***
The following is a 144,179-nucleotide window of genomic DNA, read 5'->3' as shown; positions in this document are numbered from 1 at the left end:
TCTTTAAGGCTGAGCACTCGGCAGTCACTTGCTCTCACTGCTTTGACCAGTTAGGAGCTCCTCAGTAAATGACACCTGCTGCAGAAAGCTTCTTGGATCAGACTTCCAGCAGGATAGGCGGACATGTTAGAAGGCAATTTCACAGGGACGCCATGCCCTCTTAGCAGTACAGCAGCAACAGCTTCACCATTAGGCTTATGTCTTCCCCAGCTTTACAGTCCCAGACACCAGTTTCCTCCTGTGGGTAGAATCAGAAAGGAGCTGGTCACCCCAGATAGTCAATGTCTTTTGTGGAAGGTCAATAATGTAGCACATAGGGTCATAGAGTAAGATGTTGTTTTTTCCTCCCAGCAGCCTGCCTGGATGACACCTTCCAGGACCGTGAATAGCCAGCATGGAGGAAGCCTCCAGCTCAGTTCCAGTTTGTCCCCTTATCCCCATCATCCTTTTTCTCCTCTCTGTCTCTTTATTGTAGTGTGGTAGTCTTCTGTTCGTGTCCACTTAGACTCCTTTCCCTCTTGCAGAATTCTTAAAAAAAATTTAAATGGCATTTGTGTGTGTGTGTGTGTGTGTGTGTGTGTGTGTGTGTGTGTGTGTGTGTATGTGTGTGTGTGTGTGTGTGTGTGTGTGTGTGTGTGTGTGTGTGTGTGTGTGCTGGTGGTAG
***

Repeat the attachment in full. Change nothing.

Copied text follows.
The following is a 144,179-nucleotide window of genomic DNA, read 5'->3' as shown; positions in this document are numbered from 1 at the left end:
TCTTTAAGGCTGAGCACTCGGCAGTCACTTGCTCTCACTGCTTTGACCAGTTAGGAGCTCCTCAGTAAATGACACCTGCTGCAGAAAGCTTCTTGGATCAGACTTCCAGCAGGATAGGCGGACATGTTAGAAGGCAATTTCACAGGGACGCCATGCCCTCTTAGCAGTACAGCAGCAACAGCTTCACCATTAGGCTTATGTCTTCCCCAGCTTTACAGTCCCAGACACCAGTTTCCTCCTGTGGGTAGAATCAGAAAGGAGCTGGTCACCCCAGATAGTCAATGTCTTTTGTGGAAGGTCAATAATGTAGCACATAGGGTCATAGAGTAAGATGTTGTTTTTTCCTCCCAGCAGCCTGCCTGGATGACACCTTCCAGGACCGTGAATAGCCAGCATGGAGGAAGCCTCCAGCTCAGTTCCAGTTTGTCCCCTTATCCCCATCATCCTTTTTCTCCTCTCTGTCTCTTTATTGTAGTGTGGTAGTCTTCTGTTCGTGTCCACTTAGACTCCTTTCCCTCTTGCAGAATTCTTAAAAAAAATTTAAATGGCATTTGTGTGTGTGTGTGTGTGTGTGTGTGTGTGTGTGTGTGTGTGTGTGTGTATGTGTGTGTGTGTGTGTGTGTGTGTGTGTGTGTGTGTGTGTGTGTGTGTGTGCTGGTGGTAG